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Custom Grails Test Types/Phases

Recently there was a query on the grails-user mailing list asking how to create a separate test suite (in the poster’s terminology). In Grails’ terminology, what the poster wanted was a separate test type that could be run separately.

The following is an expansion on the solution offered in the thread.

There are two core concepts in the test system; types and phases.

Test Phases

A test phase refers to the state of the application at test time. Grails comes with 4…

  1. Unit - no application state, only the classpath is configured
  2. Integration - application running (e.g. database, beans), but not listening for http requests
  3. Functional - application is fully running
  4. Other - same as Unit

Here’s how to create your own test phase.

In your scripts/_Events.groovy file…

// 1. add the name of your phase to this variable with this event handler
eventAllTestsStart = {
    phasesToRun << "custom"
}

// 2. Create a «phase name»Tests variable containing a list of test types (more on this later)
customTests = ["custom"]

// 3. Create pre and post closures
customTestPhasePreparation = {
    // called at the start of the phase
}
customTestPhaseCleanUp = {
    // called at the end of the phase
}

Even if you don’t have anything to do in your Preparation and CleanUp closures, you still need to create empty ones.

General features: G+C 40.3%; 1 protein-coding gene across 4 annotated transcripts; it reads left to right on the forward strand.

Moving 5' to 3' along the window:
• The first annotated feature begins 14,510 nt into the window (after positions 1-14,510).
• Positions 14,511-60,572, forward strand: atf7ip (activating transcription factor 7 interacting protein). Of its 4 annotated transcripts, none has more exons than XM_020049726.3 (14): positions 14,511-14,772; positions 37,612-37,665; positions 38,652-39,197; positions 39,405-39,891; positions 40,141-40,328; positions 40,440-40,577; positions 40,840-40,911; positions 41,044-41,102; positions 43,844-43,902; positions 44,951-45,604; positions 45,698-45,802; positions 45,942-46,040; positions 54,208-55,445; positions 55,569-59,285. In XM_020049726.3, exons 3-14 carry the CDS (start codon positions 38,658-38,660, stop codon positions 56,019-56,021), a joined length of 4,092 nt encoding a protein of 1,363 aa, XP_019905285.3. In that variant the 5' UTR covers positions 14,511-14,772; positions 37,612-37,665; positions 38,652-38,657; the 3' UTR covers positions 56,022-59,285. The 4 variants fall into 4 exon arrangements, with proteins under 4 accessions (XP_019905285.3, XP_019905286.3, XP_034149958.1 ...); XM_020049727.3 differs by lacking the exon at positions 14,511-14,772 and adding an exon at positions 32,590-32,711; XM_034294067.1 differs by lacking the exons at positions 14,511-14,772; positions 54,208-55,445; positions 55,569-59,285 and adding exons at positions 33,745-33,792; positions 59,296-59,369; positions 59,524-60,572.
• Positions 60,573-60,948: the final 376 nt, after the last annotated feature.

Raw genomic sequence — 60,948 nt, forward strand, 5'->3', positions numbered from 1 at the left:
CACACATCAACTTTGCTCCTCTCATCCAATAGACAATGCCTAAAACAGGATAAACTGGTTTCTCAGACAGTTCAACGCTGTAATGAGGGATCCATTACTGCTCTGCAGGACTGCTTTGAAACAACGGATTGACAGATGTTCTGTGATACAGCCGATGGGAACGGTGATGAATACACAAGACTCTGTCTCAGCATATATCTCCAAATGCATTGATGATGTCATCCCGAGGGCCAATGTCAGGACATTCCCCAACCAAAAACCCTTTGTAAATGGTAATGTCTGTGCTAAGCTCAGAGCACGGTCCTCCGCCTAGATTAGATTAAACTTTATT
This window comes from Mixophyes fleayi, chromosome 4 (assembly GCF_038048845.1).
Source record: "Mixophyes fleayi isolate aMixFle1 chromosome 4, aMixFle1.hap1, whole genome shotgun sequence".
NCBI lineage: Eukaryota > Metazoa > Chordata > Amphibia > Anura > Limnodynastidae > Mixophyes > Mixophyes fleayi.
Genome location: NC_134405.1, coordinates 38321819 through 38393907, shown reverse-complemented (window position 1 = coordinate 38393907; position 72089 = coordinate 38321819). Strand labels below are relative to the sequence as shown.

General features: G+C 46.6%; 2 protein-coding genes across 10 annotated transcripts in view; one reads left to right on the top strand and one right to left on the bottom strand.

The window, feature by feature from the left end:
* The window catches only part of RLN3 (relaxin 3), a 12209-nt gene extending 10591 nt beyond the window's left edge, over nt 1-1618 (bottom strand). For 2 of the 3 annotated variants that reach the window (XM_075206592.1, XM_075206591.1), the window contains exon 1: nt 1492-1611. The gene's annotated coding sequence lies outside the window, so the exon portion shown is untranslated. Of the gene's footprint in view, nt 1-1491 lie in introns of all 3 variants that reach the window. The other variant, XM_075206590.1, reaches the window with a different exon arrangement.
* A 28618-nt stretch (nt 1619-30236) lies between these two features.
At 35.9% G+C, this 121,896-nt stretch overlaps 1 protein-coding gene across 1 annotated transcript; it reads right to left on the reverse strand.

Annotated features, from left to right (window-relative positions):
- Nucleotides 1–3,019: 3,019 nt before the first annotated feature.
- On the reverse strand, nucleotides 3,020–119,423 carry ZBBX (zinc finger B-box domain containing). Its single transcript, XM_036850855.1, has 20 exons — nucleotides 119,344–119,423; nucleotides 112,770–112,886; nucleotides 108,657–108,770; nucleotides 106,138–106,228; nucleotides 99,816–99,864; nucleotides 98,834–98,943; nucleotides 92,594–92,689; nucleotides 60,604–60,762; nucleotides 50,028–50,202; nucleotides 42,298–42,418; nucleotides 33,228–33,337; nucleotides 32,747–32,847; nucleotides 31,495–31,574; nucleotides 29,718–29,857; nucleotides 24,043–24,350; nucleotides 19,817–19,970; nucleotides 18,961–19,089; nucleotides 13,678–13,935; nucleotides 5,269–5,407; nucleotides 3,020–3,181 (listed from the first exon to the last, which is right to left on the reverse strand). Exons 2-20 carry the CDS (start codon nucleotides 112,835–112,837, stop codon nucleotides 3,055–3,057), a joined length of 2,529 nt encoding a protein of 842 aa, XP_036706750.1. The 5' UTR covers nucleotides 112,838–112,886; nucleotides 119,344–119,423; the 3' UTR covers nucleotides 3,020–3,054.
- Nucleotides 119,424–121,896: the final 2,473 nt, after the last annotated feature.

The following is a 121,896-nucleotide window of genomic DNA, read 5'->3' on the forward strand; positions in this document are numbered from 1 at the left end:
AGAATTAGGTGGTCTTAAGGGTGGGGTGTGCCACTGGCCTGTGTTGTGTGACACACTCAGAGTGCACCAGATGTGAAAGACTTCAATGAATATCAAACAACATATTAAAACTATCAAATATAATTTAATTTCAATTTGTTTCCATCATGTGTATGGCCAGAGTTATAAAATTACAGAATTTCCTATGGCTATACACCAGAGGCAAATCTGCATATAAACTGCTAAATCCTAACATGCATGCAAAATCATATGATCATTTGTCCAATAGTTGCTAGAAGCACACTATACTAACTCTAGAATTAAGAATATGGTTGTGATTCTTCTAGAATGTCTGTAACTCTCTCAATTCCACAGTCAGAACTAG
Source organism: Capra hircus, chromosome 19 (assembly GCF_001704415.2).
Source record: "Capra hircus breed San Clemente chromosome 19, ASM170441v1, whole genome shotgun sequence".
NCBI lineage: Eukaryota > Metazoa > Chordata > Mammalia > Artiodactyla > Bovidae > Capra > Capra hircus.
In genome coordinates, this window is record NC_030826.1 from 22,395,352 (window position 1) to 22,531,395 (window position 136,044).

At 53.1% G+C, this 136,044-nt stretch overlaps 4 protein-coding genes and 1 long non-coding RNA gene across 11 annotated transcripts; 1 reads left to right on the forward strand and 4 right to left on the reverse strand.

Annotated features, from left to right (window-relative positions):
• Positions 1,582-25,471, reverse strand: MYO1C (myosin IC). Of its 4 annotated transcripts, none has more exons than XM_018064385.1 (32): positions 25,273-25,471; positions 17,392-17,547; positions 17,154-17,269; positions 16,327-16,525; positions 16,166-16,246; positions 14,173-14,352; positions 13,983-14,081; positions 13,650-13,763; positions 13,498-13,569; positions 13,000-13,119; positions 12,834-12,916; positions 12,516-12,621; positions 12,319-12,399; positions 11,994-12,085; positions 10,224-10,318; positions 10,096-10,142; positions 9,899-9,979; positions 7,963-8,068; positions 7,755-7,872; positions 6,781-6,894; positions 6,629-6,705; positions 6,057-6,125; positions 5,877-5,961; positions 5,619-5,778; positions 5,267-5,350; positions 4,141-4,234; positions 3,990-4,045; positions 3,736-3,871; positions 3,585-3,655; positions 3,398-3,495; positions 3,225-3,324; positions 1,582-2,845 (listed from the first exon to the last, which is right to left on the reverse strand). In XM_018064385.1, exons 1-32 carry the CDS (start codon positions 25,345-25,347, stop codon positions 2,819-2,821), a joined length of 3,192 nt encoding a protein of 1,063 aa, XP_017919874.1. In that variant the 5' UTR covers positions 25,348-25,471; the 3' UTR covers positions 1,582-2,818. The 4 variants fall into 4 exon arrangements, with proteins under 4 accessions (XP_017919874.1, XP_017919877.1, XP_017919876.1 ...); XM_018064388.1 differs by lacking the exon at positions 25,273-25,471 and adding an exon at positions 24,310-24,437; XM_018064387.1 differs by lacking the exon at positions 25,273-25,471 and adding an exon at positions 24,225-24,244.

Note that the name of a test phase has no real correlation to it’s type’s names. In this example we just happen to have a type with name custom in a phase named custom.

Mimicking standard phases

If you need your phase to be like one of the standard phases, just call that phase’s handlers…

customTestPhasePreparation = {
    integrationTestPhasePreparation()
}
customTestPhaseCleanUp = {
    integrationTestPhaseCleanUp()
}

That’s all there is to it.

Test Types

A test type is really two things; a grouping of tests and a test running mechanism.

Above we had…

…
// 2. Create a «phase name»Tests variable containing a list of test types (more on this later)
customTests = ["custom"]
…

The «phaseName»Tests lists contains a phase’s test types. These must either be String's or instance of GrailsTestType. Writing a GrailsTestType implementation will be the subject of a future article (if you are interested, start with the JavaDoc on GrailsTestType and then look at implementations in the wild like the one from the Spock plugin).

Grails ships with the JUnit4GrailsTestType which is what Strings get implicitly converted to (this happens here) for both convenience and legacy reasons.